30. A Hymn on the Seasons. Thomson. THESE, as they change, Almighty Father, these. Are but the varied God. The rolling year Is full of Thee. Forth in the pleating Spring Thy beauty walks, thy tenderness and love. Wide flush the fields: the foftening air is balm; Echo the mountains round; the foreft fmiles; And every fenfe and every heart is joy. Then comes thy glory in the Summer months, With light and heat refulgent. Then thy fun And oft thy voice in dreadful thunder fpeaks, Shoots full perfection thro' the fwelling year: And oft at dawn, deep noon, or falling eve, Bybrooks and groves,in hollow whifp'ring gales. Thy bounty thines in Autumn unconfin'd, And fpreads a common feaft for all that lives. In Winter awful Thou! with clouds and ftorms Around Thee thrown,tempefto'er tempest roli'd, Majestic darknefs! On the whirlwind's wing, Riding fublime, Thou bidd'ft the world adore, And humbleft nature with thy northern blast.

Myfterious round! what fkill, what force diDeep-felt, in thefe appear! a fimple train, [vine, Yet fo delightful mix'd, with fuch kind art, Such beauty and beneficence combin`d; And all fo forming an harmonious whole, Shade, unperceiv'd, fo foftening into fhade; That, as they ftill fucceed, they ravish still, But wandering oft, with rude inconscious gaze, Man marks not Thee,marks not the mighty hand That, ever bufy, wheels the filent fpheres ; Works in the fecretdeep; fhoots, fteaming, thence The fair profufion that o'erfpreads the Spring; Flings from the fun direct the flaming day; Feeds ev'ry creature; hurls the tempet forth, And, as on earth this grateful change revolves, With transport touches all the fprings of life. Nature attend! join every living feul Beneath the fpacious temple of the iky, In adoration join; and ardent raife One general fong! To him ye vocal gales, Breathefoft,wholefpiritinyour freshnetsbreathes: Oh talk of him in folitary glooms, Where o'er the rock the fcarcely waving pine Fills the brown fhade with a religious awe!


And ye, whose bolder note is heard afar, When even at laft the folemn hour fhall com
Who thaketh'aftonish'd world,lift high to heav'n And wing my myftic flight to future worlds
Th'impeteous fong,andfay from whom you rage. I cheerful will obey; there, with new power
His praife, ye brooks, attune, ye trembling rills; Will rifing wonders fing: I cannot go
And let me catch it as I mufe along.
Where univerfal love not fmiles around,
Ye headlong torrents, rapid and profound: Suftaining all yon orbs, and all their funs:
Ye fofter floods that lead the humid maze From feeming evil ftill adducing good,
Along the vale; and thou majestic main, And better thence again, and better still,
A fecret world of wonders in thyself,
In infinite progreffion.-But I lofe
Sound his ftupendous praife, whofe greater voice Myfelf in Him, in light ineffable!
Or bids you roar, or bids your roaring fall. Come then, expreffive filence, mufe his praife
So roll your incenfe,herbs,and fruits, and flowers,
In mingled clouds to Him, whofe fun exalts,
Whofe breath perfumes you, and whofe pencil

Ye forefts bend, ye harvests wave to Him;
Breathe your still song into the reaper's heart,
As home he goes beneath the joyous moon.
Ye that keep watch in heav'n, as earth afleep
Unconscious lies, effufe your mildest beams,
Ye conftellations, while your angels ftrike,
Amid the fpangled fky, the filver lyre.
Great fource of day) bleft image here below
Of thy Creator, ever pouring wide,
From world to world, the vital ocean round,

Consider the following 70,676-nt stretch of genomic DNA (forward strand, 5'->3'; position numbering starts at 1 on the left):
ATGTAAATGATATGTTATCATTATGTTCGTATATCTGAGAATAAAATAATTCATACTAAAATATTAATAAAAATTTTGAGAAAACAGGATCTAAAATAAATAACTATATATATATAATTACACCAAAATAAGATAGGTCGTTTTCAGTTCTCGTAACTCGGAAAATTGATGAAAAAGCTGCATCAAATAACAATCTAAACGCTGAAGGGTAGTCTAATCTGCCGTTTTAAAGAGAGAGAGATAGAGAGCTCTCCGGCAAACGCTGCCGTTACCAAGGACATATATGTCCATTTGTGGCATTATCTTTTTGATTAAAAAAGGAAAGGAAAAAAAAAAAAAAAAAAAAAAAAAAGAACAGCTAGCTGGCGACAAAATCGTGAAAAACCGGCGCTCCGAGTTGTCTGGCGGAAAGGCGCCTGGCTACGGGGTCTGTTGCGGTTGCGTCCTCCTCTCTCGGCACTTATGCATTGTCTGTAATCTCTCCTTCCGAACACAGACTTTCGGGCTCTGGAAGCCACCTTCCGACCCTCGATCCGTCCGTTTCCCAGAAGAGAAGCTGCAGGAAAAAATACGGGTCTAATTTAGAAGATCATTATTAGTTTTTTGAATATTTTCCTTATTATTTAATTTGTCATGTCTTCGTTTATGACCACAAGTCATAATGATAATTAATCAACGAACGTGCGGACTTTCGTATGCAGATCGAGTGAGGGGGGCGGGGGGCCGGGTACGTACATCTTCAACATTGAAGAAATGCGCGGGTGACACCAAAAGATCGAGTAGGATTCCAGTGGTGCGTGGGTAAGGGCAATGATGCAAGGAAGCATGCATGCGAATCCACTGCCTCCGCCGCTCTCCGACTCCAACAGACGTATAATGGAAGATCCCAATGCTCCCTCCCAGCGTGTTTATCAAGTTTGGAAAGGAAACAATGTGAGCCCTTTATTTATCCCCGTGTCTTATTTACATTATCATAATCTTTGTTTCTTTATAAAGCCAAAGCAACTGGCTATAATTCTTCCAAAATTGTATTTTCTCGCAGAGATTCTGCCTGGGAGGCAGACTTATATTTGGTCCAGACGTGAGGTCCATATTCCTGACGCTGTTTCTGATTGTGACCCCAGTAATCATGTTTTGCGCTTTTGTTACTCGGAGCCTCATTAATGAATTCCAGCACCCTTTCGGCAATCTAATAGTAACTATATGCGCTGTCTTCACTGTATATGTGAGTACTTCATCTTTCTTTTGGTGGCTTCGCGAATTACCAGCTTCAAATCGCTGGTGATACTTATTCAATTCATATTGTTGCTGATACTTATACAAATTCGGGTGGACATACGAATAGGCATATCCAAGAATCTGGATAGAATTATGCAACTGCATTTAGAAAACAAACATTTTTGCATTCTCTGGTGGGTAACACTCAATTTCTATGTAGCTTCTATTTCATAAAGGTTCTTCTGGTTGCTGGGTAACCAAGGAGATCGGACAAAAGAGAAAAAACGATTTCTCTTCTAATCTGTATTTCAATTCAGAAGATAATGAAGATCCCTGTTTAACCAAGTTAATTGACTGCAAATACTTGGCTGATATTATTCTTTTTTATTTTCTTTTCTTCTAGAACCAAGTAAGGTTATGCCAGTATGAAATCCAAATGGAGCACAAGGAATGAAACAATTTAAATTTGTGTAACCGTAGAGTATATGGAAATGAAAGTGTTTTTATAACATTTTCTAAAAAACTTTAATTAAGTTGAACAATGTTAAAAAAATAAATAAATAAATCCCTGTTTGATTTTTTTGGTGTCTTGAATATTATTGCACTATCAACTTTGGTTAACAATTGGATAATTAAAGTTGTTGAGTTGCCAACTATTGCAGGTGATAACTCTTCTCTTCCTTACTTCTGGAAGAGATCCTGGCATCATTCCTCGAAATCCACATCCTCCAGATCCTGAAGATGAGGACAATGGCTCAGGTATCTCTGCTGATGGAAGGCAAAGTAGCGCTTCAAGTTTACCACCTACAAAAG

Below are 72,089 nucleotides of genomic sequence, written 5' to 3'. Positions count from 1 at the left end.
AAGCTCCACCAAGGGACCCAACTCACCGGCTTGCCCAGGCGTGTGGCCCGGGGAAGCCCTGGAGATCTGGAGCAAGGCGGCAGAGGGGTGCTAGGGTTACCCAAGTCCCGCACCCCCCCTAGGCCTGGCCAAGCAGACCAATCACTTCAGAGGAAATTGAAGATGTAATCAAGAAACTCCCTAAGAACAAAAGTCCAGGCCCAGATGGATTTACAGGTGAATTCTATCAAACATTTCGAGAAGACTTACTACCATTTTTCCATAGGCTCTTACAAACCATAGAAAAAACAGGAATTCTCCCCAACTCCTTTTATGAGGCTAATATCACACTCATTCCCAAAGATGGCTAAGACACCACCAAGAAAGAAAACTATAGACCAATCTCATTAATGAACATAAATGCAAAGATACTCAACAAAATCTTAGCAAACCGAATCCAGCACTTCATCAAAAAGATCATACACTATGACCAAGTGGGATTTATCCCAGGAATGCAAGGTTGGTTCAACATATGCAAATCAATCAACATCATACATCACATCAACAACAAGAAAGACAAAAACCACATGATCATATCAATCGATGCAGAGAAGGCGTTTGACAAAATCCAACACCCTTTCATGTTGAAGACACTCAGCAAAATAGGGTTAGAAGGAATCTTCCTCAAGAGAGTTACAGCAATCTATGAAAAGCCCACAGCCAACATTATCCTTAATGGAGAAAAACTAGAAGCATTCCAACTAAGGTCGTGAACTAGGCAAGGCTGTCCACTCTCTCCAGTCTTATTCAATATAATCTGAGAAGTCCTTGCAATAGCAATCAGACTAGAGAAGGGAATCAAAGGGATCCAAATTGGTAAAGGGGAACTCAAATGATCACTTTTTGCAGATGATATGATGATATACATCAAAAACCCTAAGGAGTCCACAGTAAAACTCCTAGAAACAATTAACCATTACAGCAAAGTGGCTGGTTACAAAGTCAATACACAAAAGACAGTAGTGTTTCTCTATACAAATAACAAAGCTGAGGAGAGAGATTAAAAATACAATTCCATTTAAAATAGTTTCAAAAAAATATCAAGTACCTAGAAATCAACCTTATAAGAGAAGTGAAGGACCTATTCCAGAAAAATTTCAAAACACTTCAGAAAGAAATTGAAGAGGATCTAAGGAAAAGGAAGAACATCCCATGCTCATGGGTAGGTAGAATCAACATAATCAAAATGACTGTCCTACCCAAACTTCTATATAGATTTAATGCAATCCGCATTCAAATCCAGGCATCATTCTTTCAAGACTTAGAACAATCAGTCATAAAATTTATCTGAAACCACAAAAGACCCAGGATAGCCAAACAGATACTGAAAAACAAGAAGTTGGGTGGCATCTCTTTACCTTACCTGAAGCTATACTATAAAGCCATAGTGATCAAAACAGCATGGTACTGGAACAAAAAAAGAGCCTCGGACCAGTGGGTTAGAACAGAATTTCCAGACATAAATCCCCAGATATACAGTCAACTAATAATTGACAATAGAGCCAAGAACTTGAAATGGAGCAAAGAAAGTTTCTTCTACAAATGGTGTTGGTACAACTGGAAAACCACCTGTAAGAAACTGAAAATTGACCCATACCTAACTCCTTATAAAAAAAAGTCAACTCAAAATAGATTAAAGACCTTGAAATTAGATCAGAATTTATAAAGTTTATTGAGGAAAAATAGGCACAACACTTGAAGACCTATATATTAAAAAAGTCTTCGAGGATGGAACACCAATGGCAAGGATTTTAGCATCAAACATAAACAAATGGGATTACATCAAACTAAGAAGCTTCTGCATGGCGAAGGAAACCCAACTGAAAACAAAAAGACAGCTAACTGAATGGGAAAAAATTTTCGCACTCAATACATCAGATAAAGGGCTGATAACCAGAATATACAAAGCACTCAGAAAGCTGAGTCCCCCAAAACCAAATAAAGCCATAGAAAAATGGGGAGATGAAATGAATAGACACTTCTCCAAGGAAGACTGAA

On nature write with every beam his praife.
The thunder rolls: be hufh'd the proftrate world;
While cloud to cloud returns the folemn hymn.
Bleat out afresh, ye hills; ye moffy rocks,
Retain the found: the broad refponfive low,
Ye valleys, raife; for the Great Shepherd reigns;
And his unfuffering kingdom yet will come.
Ye woodlands, all awake: a boundless fong
Burftfrom the groves! and when the reftlefsday,
Expiring, lays the warbling world asleep,
Sweetest of birds! fweet Philomela, charm
The listening fhades,andteach thenight hispraife.
Ye chief for whom the whole creation fmiles;
At once the head, the heart, the tongue of all,
Crown the great hymn! In fwarming cities vaft,
Aflembled men to the deep organ join
The long-refounding voice, oft breaking clear,
At folemn paufès, thro' the fwelling bafe;
And as each mingling flame increases each,
In one united ardour rife to heav'n.
Or if you rather choofe the rural fhade,
And find a fane in every facred grove:
There let the thepherd's flute the virgin's lay,
The prompting feraph, and the poet's lyre,
Still fing the God of Seafons as they roll.
For me, when I forget the darling theme,
Whether the bloffom blows; the Summer ray
Ruflets the plain; infpiring Autumn gleams;
Or Winter rifes in the blackening east:
Be my tongue mute, my fancy paint no more,
And, dead to joy, forget my heart to beat.
Should fate command me to the fartheft verge
Of the green earth, to distant barbarous climes,
Rivers unknown to fong; where first the fun
Gilds Indian mountains, or his fetting beam
Flames on th' Atlantic ifles, tis nought to me:
Since God is ever prefent, ever felt,
In the void waste as in the city full;

§ 31. Hymn to Humanity. Langhorne. PARENT of virtue, if thine ear


Attend not now to forrow's cry;
If now the pity-streaming tear

Should haply on thy cheek be dry;
Indulge my votive ftrain, O sweet Humanity


Come, ever welcome to my breast!
A tender, but a cheerful guest.
Nor always in the gloomy cell
Of life-confuming forrow dwell;
For forrow, long-indulg'd and flow,
And grief, that makes the heart its prey;
Is to Humanity a foe;
Wears Senfibility away,

Then comes, fweet nymph, instead of thee,
The gloomy fiend, Stupidity.

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that fiend be banish'd far,
Nor ever let me cease to know
Though paffions hold eternal war!
The pulfe that throbs at joy or woe.
When forrow fills a brother's eye;
Nor let my vacant cheek be dry,
Nor may the tear that frequent flows
From private or from focial woes,
E'er make this pleafing fenfe depart,
Ye Cares, O harden not my heart!


If the fair ftar of fortune fmile,

Let not its flattering power beguile;
Nor, borne along the fav'ring tide,
My full fails well with bloating pride.
Let me from wealth but hope content,
Remembering ftill it was but lent;
To modeft merit fpread my store,
Unbar my hofpitable door;
Nor feed, for pomp, an idle train,
While want unpitied pines in vain.

If Heaven, in every purpose wife,
The envied lot of wealth denies;
If doom'd to drag life's painful load
Through poverty's uneven road,
And, for the due bread of the day,
Deftin'd to toil as well as pray;
To thee, Humanity, ftill true,
I'll with the good I cannot do;
And give the wretch, that paffes by,

And where He vital spreads, there must be joy. A foothing word-a tear-a sigh.


6. How